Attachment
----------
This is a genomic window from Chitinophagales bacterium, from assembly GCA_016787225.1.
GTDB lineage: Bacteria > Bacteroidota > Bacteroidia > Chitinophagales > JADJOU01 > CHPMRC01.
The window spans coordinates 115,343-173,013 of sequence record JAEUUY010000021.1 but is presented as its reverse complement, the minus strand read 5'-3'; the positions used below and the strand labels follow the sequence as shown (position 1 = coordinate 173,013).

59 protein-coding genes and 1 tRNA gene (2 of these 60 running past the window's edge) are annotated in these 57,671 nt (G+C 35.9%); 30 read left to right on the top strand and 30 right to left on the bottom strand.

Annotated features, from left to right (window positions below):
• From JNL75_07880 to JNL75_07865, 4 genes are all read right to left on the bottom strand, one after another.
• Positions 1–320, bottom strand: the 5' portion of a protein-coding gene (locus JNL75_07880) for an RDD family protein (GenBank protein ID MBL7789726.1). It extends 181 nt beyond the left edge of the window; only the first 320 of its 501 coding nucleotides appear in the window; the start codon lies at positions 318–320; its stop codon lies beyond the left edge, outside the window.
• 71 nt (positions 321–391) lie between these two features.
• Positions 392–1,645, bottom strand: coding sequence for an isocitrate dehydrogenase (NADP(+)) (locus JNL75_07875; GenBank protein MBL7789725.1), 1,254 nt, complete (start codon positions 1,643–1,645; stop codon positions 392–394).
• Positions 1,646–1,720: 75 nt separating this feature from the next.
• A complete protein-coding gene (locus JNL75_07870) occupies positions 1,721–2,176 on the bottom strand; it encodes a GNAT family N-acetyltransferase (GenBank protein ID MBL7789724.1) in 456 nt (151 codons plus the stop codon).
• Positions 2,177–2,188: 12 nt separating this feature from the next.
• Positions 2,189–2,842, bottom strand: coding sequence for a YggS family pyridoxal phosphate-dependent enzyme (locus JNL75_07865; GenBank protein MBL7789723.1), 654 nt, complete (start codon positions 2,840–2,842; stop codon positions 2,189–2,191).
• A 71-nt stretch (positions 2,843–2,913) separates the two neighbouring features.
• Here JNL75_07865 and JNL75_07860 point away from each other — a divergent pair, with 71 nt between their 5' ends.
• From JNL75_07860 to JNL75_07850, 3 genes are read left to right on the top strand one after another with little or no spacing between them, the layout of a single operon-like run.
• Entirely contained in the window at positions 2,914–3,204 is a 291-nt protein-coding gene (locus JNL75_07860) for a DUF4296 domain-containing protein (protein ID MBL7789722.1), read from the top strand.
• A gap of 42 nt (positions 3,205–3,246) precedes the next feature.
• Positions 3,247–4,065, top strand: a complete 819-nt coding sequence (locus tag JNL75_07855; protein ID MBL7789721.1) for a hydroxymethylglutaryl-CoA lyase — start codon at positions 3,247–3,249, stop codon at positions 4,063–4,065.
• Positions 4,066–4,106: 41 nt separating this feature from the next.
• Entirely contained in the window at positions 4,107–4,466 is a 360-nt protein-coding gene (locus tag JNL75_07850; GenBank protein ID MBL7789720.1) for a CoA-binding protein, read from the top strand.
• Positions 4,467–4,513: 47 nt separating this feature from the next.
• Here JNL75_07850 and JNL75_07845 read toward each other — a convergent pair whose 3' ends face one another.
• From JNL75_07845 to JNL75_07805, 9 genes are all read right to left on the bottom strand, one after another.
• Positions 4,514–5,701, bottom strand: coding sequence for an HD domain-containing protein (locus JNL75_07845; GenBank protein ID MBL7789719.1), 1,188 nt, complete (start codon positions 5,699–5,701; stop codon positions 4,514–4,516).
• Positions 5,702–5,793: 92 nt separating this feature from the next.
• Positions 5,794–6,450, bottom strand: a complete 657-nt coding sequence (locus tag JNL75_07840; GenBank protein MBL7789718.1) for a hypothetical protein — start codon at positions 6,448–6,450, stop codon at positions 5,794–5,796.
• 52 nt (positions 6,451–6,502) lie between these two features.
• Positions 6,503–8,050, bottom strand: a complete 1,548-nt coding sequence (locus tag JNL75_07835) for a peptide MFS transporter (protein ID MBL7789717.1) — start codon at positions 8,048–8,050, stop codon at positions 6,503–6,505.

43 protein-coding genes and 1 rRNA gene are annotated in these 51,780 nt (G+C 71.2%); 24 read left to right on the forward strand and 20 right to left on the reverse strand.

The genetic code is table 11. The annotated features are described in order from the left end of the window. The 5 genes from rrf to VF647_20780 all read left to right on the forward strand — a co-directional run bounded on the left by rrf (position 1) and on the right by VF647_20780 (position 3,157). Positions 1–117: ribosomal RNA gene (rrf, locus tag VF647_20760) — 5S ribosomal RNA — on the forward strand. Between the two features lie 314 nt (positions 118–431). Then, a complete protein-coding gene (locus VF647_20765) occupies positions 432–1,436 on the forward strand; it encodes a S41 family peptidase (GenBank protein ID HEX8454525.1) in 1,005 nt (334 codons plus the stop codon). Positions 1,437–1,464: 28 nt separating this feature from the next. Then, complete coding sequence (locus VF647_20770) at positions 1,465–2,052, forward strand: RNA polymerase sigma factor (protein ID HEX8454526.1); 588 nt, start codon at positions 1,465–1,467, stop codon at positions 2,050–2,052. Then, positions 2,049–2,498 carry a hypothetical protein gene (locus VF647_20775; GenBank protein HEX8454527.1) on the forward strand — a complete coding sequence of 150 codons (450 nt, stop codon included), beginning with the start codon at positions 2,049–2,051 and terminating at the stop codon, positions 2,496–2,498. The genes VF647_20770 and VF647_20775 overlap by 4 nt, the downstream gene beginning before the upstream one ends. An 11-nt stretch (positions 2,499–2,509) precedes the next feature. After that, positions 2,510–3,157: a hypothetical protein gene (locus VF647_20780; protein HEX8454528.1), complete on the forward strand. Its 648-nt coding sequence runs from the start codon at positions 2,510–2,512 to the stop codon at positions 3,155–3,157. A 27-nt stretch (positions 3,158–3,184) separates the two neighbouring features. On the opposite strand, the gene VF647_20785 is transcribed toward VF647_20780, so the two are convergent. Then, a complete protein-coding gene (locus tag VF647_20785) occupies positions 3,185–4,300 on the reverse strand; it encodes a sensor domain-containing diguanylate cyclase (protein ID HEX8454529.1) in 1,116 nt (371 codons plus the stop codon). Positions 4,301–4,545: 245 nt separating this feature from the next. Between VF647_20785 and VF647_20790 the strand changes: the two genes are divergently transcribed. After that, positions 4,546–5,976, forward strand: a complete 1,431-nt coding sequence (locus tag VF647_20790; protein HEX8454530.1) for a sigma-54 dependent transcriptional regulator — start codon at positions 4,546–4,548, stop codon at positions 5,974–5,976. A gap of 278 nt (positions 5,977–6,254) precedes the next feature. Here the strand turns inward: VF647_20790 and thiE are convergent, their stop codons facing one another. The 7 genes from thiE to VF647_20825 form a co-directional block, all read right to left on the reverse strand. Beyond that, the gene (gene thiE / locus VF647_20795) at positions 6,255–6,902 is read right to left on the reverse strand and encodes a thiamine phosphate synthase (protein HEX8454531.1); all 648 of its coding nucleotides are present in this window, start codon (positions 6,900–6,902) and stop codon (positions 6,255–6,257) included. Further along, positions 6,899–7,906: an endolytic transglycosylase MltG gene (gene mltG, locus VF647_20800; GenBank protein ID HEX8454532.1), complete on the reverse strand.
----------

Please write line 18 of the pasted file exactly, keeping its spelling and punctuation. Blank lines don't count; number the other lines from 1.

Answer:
• A gap of 42 nt (positions 3,205–3,246) precedes the next feature.